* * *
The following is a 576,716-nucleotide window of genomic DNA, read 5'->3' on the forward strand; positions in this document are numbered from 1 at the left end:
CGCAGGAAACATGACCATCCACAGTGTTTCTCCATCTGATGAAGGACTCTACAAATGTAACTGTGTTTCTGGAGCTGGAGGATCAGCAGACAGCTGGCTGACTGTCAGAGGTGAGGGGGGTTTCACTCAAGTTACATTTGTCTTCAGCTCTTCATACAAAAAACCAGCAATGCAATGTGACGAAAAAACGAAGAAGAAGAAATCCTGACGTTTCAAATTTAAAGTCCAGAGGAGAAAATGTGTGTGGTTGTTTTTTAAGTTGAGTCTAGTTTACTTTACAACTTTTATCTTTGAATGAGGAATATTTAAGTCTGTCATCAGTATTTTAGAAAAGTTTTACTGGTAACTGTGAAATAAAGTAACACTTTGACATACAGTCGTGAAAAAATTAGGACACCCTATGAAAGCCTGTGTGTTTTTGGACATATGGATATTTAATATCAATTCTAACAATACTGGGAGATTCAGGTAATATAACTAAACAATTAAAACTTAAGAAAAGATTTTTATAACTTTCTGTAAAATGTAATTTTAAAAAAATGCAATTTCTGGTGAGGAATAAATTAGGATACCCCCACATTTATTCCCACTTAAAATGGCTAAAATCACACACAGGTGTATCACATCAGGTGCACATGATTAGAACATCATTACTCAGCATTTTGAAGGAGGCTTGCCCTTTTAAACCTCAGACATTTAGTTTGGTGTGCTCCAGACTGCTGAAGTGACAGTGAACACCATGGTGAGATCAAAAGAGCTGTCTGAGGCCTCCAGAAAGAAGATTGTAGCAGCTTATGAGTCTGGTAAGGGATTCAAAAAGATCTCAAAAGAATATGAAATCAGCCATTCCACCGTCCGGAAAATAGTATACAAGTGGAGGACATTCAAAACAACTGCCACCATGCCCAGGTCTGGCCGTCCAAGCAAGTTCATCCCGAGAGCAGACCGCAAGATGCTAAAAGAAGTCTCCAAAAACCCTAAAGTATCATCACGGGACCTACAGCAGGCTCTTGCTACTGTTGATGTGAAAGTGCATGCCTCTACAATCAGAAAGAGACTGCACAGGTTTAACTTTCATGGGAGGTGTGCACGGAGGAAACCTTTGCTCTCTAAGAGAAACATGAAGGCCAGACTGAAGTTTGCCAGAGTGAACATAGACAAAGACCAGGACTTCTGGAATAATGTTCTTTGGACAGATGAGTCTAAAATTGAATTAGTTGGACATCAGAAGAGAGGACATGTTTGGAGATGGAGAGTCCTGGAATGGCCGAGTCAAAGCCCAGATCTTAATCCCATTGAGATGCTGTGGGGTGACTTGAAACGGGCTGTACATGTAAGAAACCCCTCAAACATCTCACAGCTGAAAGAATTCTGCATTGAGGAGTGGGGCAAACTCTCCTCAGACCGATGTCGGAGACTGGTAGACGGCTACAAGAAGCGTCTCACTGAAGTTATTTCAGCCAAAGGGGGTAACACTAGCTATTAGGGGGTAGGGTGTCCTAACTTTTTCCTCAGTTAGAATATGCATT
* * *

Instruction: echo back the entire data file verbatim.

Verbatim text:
The following is a 576,716-nucleotide window of genomic DNA, read 5'->3' on the forward strand; positions in this document are numbered from 1 at the left end:
CGCAGGAAACATGACCATCCACAGTGTTTCTCCATCTGATGAAGGACTCTACAAATGTAACTGTGTTTCTGGAGCTGGAGGATCAGCAGACAGCTGGCTGACTGTCAGAGGTGAGGGGGGTTTCACTCAAGTTACATTTGTCTTCAGCTCTTCATACAAAAAACCAGCAATGCAATGTGACGAAAAAACGAAGAAGAAGAAATCCTGACGTTTCAAATTTAAAGTCCAGAGGAGAAAATGTGTGTGGTTGTTTTTTAAGTTGAGTCTAGTTTACTTTACAACTTTTATCTTTGAATGAGGAATATTTAAGTCTGTCATCAGTATTTTAGAAAAGTTTTACTGGTAACTGTGAAATAAAGTAACACTTTGACATACAGTCGTGAAAAAATTAGGACACCCTATGAAAGCCTGTGTGTTTTTGGACATATGGATATTTAATATCAATTCTAACAATACTGGGAGATTCAGGTAATATAACTAAACAATTAAAACTTAAGAAAAGATTTTTATAACTTTCTGTAAAATGTAATTTTAAAAAAATGCAATTTCTGGTGAGGAATAAATTAGGATACCCCCACATTTATTCCCACTTAAAATGGCTAAAATCACACACAGGTGTATCACATCAGGTGCACATGATTAGAACATCATTACTCAGCATTTTGAAGGAGGCTTGCCCTTTTAAACCTCAGACATTTAGTTTGGTGTGCTCCAGACTGCTGAAGTGACAGTGAACACCATGGTGAGATCAAAAGAGCTGTCTGAGGCCTCCAGAAAGAAGATTGTAGCAGCTTATGAGTCTGGTAAGGGATTCAAAAAGATCTCAAAAGAATATGAAATCAGCCATTCCACCGTCCGGAAAATAGTATACAAGTGGAGGACATTCAAAACAACTGCCACCATGCCCAGGTCTGGCCGTCCAAGCAAGTTCATCCCGAGAGCAGACCGCAAGATGCTAAAAGAAGTCTCCAAAAACCCTAAAGTATCATCACGGGACCTACAGCAGGCTCTTGCTACTGTTGATGTGAAAGTGCATGCCTCTACAATCAGAAAGAGACTGCACAGGTTTAACTTTCATGGGAGGTGTGCACGGAGGAAACCTTTGCTCTCTAAGAGAAACATGAAGGCCAGACTGAAGTTTGCCAGAGTGAACATAGACAAAGACCAGGACTTCTGGAATAATGTTCTTTGGACAGATGAGTCTAAAATTGAATTAGTTGGACATCAGAAGAGAGGACATGTTTGGAGATGGAGAGTCCTGGAATGGCCGAGTCAAAGCCCAGATCTTAATCCCATTGAGATGCTGTGGGGTGACTTGAAACGGGCTGTACATGTAAGAAACCCCTCAAACATCTCACAGCTGAAAGAATTCTGCATTGAGGAGTGGGGCAAACTCTCCTCAGACCGATGTCGGAGACTGGTAGACGGCTACAAGAAGCGTCTCACTGAAGTTATTTCAGCCAAAGGGGGTAACACTAGCTATTAGGGGGTAGGGTGTCCTAACTTTTTCCTCAGTTAGAATATGCATT